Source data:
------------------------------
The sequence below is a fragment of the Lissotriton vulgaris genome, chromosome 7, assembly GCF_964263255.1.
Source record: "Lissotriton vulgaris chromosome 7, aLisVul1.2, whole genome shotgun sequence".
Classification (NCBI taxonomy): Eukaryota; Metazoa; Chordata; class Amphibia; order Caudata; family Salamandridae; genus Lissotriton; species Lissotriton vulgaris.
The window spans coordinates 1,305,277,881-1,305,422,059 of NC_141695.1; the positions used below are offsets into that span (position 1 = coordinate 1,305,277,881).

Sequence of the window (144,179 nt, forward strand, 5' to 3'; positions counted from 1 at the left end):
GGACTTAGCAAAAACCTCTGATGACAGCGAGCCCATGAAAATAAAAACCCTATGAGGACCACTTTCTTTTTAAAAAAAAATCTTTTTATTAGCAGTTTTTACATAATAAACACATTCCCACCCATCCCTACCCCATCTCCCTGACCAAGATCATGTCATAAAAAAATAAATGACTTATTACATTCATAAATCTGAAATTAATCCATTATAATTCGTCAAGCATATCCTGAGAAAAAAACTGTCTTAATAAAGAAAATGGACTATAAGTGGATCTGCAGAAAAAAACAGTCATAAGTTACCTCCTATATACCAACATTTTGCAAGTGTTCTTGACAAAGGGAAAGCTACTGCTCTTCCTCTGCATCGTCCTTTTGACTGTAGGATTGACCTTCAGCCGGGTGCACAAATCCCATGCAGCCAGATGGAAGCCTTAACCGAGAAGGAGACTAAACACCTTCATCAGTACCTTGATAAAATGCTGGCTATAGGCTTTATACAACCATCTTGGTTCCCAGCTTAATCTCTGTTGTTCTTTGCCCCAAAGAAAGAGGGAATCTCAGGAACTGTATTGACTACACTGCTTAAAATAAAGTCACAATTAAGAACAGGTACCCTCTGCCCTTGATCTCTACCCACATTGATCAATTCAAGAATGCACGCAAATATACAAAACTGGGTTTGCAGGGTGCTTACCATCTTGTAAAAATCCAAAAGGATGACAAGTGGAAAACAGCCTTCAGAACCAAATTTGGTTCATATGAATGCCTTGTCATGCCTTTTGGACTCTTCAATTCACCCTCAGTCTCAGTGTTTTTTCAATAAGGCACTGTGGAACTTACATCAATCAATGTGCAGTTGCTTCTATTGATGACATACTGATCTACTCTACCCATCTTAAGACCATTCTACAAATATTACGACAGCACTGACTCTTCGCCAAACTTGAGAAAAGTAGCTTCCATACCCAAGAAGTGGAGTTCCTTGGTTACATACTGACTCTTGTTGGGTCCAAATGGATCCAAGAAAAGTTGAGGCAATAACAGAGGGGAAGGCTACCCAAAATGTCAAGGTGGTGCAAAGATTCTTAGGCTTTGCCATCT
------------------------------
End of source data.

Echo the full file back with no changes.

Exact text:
The sequence below is a fragment of the Lissotriton vulgaris genome, chromosome 7, assembly GCF_964263255.1.
Source record: "Lissotriton vulgaris chromosome 7, aLisVul1.2, whole genome shotgun sequence".
Classification (NCBI taxonomy): Eukaryota; Metazoa; Chordata; class Amphibia; order Caudata; family Salamandridae; genus Lissotriton; species Lissotriton vulgaris.
The window spans coordinates 1,305,277,881-1,305,422,059 of NC_141695.1; the positions used below are offsets into that span (position 1 = coordinate 1,305,277,881).

Sequence of the window (144,179 nt, forward strand, 5' to 3'; positions counted from 1 at the left end):
GGACTTAGCAAAAACCTCTGATGACAGCGAGCCCATGAAAATAAAAACCCTATGAGGACCACTTTCTTTTTAAAAAAAAATCTTTTTATTAGCAGTTTTTACATAATAAACACATTCCCACCCATCCCTACCCCATCTCCCTGACCAAGATCATGTCATAAAAAAATAAATGACTTATTACATTCATAAATCTGAAATTAATCCATTATAATTCGTCAAGCATATCCTGAGAAAAAAACTGTCTTAATAAAGAAAATGGACTATAAGTGGATCTGCAGAAAAAAACAGTCATAAGTTACCTCCTATATACCAACATTTTGCAAGTGTTCTTGACAAAGGGAAAGCTACTGCTCTTCCTCTGCATCGTCCTTTTGACTGTAGGATTGACCTTCAGCCGGGTGCACAAATCCCATGCAGCCAGATGGAAGCCTTAACCGAGAAGGAGACTAAACACCTTCATCAGTACCTTGATAAAATGCTGGCTATAGGCTTTATACAACCATCTTGGTTCCCAGCTTAATCTCTGTTGTTCTTTGCCCCAAAGAAAGAGGGAATCTCAGGAACTGTATTGACTACACTGCTTAAAATAAAGTCACAATTAAGAACAGGTACCCTCTGCCCTTGATCTCTACCCACATTGATCAATTCAAGAATGCACGCAAATATACAAAACTGGGTTTGCAGGGTGCTTACCATCTTGTAAAAATCCAAAAGGATGACAAGTGGAAAACAGCCTTCAGAACCAAATTTGGTTCATATGAATGCCTTGTCATGCCTTTTGGACTCTTCAATTCACCCTCAGTCTCAGTGTTTTTTCAATAAGGCACTGTGGAACTTACATCAATCAATGTGCAGTTGCTTCTATTGATGACATACTGATCTACTCTACCCATCTTAAGACCATTCTACAAATATTACGACAGCACTGACTCTTCGCCAAACTTGAGAAAAGTAGCTTCCATACCCAAGAAGTGGAGTTCCTTGGTTACATACTGACTCTTGTTGGGTCCAAATGGATCCAAGAAAAGTTGAGGCAATAACAGAGGGGAAGGCTACCCAAAATGTCAAGGTGGTGCAAAGATTCTTAGGCTTTGCCATCT